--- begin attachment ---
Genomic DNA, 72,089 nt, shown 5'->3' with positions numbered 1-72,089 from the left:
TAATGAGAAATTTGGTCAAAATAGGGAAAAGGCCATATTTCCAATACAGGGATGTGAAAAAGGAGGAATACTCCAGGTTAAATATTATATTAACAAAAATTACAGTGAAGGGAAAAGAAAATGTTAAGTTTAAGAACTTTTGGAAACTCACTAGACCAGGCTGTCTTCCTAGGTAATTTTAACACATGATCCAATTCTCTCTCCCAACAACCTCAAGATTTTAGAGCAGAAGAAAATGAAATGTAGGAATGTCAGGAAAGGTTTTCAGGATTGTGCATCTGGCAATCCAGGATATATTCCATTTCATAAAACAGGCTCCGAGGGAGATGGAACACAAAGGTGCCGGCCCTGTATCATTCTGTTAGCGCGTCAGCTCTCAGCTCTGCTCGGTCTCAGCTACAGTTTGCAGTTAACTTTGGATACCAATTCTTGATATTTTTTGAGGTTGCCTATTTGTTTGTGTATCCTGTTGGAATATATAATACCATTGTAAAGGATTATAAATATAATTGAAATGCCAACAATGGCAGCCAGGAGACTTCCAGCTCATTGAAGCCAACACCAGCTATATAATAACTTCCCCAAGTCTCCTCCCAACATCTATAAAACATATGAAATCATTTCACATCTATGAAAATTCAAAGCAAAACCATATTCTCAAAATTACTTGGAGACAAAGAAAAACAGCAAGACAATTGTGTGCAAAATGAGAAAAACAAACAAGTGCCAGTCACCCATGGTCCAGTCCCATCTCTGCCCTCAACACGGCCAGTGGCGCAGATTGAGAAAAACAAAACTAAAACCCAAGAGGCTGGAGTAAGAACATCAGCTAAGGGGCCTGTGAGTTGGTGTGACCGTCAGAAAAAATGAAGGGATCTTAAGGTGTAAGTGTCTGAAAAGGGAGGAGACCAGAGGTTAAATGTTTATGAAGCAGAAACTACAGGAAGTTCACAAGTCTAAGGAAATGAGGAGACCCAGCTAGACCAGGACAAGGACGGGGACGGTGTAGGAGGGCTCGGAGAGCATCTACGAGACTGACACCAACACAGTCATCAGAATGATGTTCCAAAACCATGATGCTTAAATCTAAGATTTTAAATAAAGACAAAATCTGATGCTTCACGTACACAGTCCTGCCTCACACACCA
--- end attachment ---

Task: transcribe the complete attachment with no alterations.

Genomic DNA, 72,089 nt, shown 5'->3' with positions numbered 1-72,089 from the left:
TAATGAGAAATTTGGTCAAAATAGGGAAAAGGCCATATTTCCAATACAGGGATGTGAAAAAGGAGGAATACTCCAGGTTAAATATTATATTAACAAAAATTACAGTGAAGGGAAAAGAAAATGTTAAGTTTAAGAACTTTTGGAAACTCACTAGACCAGGCTGTCTTCCTAGGTAATTTTAACACATGATCCAATTCTCTCTCCCAACAACCTCAAGATTTTAGAGCAGAAGAAAATGAAATGTAGGAATGTCAGGAAAGGTTTTCAGGATTGTGCATCTGGCAATCCAGGATATATTCCATTTCATAAAACAGGCTCCGAGGGAGATGGAACACAAAGGTGCCGGCCCTGTATCATTCTGTTAGCGCGTCAGCTCTCAGCTCTGCTCGGTCTCAGCTACAGTTTGCAGTTAACTTTGGATACCAATTCTTGATATTTTTTGAGGTTGCCTATTTGTTTGTGTATCCTGTTGGAATATATAATACCATTGTAAAGGATTATAAATATAATTGAAATGCCAACAATGGCAGCCAGGAGACTTCCAGCTCATTGAAGCCAACACCAGCTATATAATAACTTCCCCAAGTCTCCTCCCAACATCTATAAAACATATGAAATCATTTCACATCTATGAAAATTCAAAGCAAAACCATATTCTCAAAATTACTTGGAGACAAAGAAAAACAGCAAGACAATTGTGTGCAAAATGAGAAAAACAAACAAGTGCCAGTCACCCATGGTCCAGTCCCATCTCTGCCCTCAACACGGCCAGTGGCGCAGATTGAGAAAAACAAAACTAAAACCCAAGAGGCTGGAGTAAGAACATCAGCTAAGGGGCCTGTGAGTTGGTGTGACCGTCAGAAAAAATGAAGGGATCTTAAGGTGTAAGTGTCTGAAAAGGGAGGAGACCAGAGGTTAAATGTTTATGAAGCAGAAACTACAGGAAGTTCACAAGTCTAAGGAAATGAGGAGACCCAGCTAGACCAGGACAAGGACGGGGACGGTGTAGGAGGGCTCGGAGAGCATCTACGAGACTGACACCAACACAGTCATCAGAATGATGTTCCAAAACCATGATGCTTAAATCTAAGATTTTAAATAAAGACAAAATCTGATGCTTCACGTACACAGTCCTGCCTCACACACCA